I knew when I began transitioning my brand to focus around my photography that I was going to take a social media hit or two. I also knew that birthing a business would require focus – a confinement, some isolation, indescribable growth. But even knowing that, I was unprepared for how it would hurt. Change always exacts a price.
I’ve spent my whole life moving. The longest I stayed in any one place was 8 years – and I spent that time in seven different homes. Every move came with an exquisite sense of pain mingled with expectation. Every new place gave me room to become more myself than I had been in the last.
But this move I’ve been making from brokenhearted God-rambling to a focused, real-life career has been the hardest move I’ve ever made. Perhaps it’s because the changes are happening inside me this time.
I am more me than I’ve ever been. I no longer need to write me out to justify myself or what I believe. The depth of me in my work now is more than I believed possible. I approach life differently now, engage with people differently. I’m stronger, more confident.
But I’m scareder too. And if I’m gonna be really honest? I’m lonely.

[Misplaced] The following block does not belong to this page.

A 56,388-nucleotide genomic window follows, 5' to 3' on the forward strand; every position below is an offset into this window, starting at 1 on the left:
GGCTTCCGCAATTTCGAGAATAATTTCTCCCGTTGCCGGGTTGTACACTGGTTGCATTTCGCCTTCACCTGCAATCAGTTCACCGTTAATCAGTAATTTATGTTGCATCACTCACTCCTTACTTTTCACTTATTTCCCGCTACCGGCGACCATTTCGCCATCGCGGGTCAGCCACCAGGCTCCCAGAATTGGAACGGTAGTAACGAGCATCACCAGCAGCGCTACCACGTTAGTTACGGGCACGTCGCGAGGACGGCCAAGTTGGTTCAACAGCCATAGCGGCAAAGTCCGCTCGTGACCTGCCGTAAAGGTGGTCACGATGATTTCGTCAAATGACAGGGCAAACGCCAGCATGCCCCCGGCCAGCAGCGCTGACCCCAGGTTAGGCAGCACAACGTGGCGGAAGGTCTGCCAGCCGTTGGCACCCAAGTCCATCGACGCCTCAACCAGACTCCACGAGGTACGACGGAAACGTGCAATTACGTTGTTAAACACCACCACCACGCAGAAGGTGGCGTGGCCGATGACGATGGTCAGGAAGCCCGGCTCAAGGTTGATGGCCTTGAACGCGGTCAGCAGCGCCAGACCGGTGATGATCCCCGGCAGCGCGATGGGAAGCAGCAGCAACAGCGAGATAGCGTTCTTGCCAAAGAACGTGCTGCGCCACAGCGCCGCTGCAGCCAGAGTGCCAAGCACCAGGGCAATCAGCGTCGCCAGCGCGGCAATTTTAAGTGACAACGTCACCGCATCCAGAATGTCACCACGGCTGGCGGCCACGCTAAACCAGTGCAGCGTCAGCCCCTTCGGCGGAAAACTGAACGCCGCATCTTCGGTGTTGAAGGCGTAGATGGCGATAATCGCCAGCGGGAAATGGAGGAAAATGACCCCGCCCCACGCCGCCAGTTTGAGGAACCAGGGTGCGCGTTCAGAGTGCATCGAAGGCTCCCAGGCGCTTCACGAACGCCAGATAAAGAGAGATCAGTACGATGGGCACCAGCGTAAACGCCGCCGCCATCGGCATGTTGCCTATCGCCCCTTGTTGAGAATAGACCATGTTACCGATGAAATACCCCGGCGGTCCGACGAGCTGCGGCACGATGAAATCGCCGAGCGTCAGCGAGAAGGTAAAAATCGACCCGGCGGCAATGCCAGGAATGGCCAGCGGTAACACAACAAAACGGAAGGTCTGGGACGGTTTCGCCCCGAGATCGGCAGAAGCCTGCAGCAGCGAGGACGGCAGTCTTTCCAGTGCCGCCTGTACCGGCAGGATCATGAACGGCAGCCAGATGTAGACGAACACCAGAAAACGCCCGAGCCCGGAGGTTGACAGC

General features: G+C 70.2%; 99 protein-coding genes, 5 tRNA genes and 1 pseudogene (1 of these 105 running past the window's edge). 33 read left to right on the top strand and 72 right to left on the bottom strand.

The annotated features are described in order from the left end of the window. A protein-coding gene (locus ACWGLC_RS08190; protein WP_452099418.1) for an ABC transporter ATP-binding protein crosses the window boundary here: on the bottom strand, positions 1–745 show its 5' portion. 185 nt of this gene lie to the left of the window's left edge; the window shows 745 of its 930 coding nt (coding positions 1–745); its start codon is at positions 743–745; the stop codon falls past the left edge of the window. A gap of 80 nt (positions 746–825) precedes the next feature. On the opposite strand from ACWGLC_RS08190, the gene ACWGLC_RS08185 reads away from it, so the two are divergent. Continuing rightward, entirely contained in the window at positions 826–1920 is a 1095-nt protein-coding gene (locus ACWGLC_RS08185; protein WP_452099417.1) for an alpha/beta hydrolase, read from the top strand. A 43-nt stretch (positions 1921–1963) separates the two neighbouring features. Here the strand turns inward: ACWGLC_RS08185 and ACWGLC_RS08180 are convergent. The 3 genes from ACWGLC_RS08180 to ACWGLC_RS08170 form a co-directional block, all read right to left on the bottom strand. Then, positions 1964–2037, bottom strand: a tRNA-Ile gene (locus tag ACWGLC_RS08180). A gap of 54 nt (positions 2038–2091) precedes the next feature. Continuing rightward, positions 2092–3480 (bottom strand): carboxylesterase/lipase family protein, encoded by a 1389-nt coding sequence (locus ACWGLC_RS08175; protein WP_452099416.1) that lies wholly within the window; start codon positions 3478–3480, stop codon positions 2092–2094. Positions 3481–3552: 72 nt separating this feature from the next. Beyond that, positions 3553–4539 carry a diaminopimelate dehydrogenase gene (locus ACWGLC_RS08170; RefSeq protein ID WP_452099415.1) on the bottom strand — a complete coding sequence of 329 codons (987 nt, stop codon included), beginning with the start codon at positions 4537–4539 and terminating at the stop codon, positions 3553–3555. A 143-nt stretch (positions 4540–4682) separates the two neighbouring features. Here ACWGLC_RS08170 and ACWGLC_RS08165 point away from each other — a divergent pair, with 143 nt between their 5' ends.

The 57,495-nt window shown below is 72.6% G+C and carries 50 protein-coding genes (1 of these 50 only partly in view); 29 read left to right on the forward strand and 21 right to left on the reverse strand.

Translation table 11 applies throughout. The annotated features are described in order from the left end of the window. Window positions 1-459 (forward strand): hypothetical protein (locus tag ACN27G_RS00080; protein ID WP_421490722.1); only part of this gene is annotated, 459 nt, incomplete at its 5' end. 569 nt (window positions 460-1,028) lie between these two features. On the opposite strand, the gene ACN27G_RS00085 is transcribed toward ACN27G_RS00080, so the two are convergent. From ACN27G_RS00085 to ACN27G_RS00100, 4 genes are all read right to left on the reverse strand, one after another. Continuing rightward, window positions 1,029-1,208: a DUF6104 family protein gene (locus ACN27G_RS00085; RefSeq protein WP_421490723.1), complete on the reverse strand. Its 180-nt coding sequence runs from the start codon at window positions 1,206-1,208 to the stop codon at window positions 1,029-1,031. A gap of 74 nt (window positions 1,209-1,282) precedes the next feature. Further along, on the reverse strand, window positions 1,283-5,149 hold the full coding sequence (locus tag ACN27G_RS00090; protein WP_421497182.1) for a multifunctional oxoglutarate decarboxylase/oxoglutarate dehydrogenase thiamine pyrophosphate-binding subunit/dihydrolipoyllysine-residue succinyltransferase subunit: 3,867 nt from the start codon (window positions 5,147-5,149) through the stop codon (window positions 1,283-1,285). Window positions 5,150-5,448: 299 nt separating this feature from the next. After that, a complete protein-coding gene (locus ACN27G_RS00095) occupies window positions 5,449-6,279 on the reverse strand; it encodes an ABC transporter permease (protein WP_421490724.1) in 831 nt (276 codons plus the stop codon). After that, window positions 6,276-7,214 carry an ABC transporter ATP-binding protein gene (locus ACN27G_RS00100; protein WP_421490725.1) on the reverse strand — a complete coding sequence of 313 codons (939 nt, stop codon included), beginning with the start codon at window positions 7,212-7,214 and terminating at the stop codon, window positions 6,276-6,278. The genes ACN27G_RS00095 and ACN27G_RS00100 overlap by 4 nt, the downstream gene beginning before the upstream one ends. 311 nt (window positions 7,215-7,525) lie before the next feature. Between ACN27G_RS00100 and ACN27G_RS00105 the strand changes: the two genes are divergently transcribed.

I’m almost embarrassed to be writing this post, but it’s hard to say I’m living real life if all I reveal is the glamour of it.
I am not famous. I’m a very little fish in a Very Big Pond. People aren’t yet beating down the door to have me take their picture, no matter what it LOOKS like here. They aren’t yet regularly pinning my work to Pinterest. Photo posts are the easiest posts to read online, but most of my readers don’t comment. And it’s not that I don’t understand. In a world inundated with visual stimulation, even I don’t take the time to fully appreciate others’ work.
It feels like a waiting, as if I’m a new face in a new town. Relationships come slowly after moves. In a way, leaving my old niche has made me more open to new and deep relationships – the kind where there is a mutuality, an ability to sit and be with someone, understanding that leaves room for challenge that leads to growth. So I invest close to home, close to my heart – in my neighbors, my clients, my family, in others who reach for my heart with their own.
Hebrews says that anyone who comes to God must believe that He is, and that He gives to those who diligently seek Him. It has taken me 30 years to believe that second part, as if God’s goodness was a fluke, as if seeking Him was meant only to bring hope with pain, when He is Love itself, when love desires to bring joy to the loved.
The life I built to survive my pain falling away – and I. Don’t. Know. What. Comes. Next. But that’s what walking out on faith looks like. That is the exhilaration of being alive and opening once-closed arms out to embrace a whole world God wants to give to me.
Real life is pain, with joy. People change and grow apart. Life moves on. But if we don’t shut down to survive the passage of time, if we keep our hearts open, we encounter eternity, even here.